Cape St Francis: How to steal a beach
Cape St Francis is the small village alongside St Francis Bay that is home to the Cape St Francis lighthouse. It is also home to a massive beach stabilisation challenge.
Some of the homeowners in a street of beachfront properties in Cape St Francis have been stabilising the dunes in front of their houses. Some do it to prevent the dunes from advancing over their properties during adverse onshore weather conditions, while others do so to secure uninterrupted views.
The gradual advancement of these dunes has now reached close to 100m of stabilised dune fields from boundary lines and has crept to a point beyond the high tide mark. This has made the Seal Point beach in Cape St Francis unsafe and has created a bank of sand 7m high – the front edge of the stabilised dune. A large section of the beach has been absorbed by this unofficial beach stabilisation, and there is now much less beach for locals and visitors at high tide.
The Seal Point beach is 2.5km in length, but the southern corner is the popular spot. The corner has two car parks, toilets, and lifeguards during the summer. There are surfers, surf schools and good waves there as well. It used to be that, as the corner fills up with people, so the expansion would just see more beachgoers spread further north, from the corner.
Except now there is a vast bank, blocking the way. Without much space in front of it at low tide and with nothing at high tide except waves slapping the edge, the popular corner is now just a tiny, crowded semi-circle and it is unlikely to accommodate the influx of summer holidaymakers.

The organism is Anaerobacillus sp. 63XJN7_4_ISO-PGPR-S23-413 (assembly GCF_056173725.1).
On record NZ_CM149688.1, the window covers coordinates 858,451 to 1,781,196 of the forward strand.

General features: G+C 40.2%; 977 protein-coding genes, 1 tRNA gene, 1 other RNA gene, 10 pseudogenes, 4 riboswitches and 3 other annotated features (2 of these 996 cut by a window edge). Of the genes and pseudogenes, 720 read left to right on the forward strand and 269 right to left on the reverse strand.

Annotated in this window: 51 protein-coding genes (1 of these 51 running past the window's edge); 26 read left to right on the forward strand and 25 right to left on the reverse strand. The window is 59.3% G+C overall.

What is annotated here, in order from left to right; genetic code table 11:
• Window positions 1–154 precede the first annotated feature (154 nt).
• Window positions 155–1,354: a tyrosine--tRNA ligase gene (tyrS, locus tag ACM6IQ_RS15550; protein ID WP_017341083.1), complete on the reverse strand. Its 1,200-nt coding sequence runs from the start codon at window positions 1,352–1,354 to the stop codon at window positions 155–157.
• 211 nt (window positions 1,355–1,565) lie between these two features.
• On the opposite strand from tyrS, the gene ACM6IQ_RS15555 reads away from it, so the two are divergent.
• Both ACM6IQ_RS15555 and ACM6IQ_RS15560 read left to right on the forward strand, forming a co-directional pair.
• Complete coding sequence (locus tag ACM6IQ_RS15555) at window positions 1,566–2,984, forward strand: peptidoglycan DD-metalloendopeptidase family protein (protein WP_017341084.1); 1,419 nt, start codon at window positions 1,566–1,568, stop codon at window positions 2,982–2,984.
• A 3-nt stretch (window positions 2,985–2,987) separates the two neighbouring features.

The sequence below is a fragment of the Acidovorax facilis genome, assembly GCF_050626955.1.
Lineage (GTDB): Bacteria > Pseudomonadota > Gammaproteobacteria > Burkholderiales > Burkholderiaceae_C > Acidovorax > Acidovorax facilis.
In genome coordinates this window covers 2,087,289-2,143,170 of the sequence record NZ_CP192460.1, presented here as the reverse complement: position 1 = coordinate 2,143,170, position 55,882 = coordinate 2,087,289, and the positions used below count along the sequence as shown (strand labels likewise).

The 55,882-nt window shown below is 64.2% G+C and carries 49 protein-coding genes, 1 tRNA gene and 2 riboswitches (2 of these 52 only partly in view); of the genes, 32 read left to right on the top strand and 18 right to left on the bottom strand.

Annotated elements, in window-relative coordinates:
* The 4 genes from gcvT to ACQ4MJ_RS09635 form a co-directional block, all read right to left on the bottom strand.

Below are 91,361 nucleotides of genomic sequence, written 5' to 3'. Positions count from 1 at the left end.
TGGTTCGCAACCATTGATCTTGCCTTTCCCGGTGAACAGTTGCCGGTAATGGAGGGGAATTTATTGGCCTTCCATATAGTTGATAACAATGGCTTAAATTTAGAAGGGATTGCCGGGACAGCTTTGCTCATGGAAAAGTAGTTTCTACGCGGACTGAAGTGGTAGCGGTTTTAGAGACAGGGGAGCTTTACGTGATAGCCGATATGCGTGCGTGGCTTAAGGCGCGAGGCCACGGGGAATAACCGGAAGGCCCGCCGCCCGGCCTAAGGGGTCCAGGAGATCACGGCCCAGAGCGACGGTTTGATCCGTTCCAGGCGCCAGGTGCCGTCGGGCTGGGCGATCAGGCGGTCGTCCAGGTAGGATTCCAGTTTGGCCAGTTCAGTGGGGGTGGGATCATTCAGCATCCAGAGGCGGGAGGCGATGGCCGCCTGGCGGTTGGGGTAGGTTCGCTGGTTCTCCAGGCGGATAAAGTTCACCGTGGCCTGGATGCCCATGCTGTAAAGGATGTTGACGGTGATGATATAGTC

That’s why on Wednesday 21 October a group of incensed residents marched down to the beach and started removing the dumped thatch. These protesters, who were all Cape St Francis inhabitants, have been witness to this gradual theft of public open space, and have had enough.
The primary method used by the homeowners to stabilise the dunes is to drop old thatch. Residents have been filming people depositing the thatch, slowly watching the dunes creep.
So on Wednesday, aggrieved residents climbed the dunes as one and started removing the thatch.
Some people had pitchforks, others were barehanded. There were businesspeople, surfers and paddlers, village elders and children.
Led by world-renowned vegetation ecologist and conservation scientist Professor Richard Cowling, the protest was part practical, part symbolic. It opened up the eyes of many to the extent of the damage. The sand which should be able to flow back into the sea with the changing tides and wind is now being kept in place by vegetation that is watered through irrigation systems set up by the landowners.
“We have been watching these activities for too long. Now we were actually doing something about it. Viva! I think the protest event was aimed at building community solidarity by enabling a great co-operative initiative that ultimately empowered us,” said Cowling.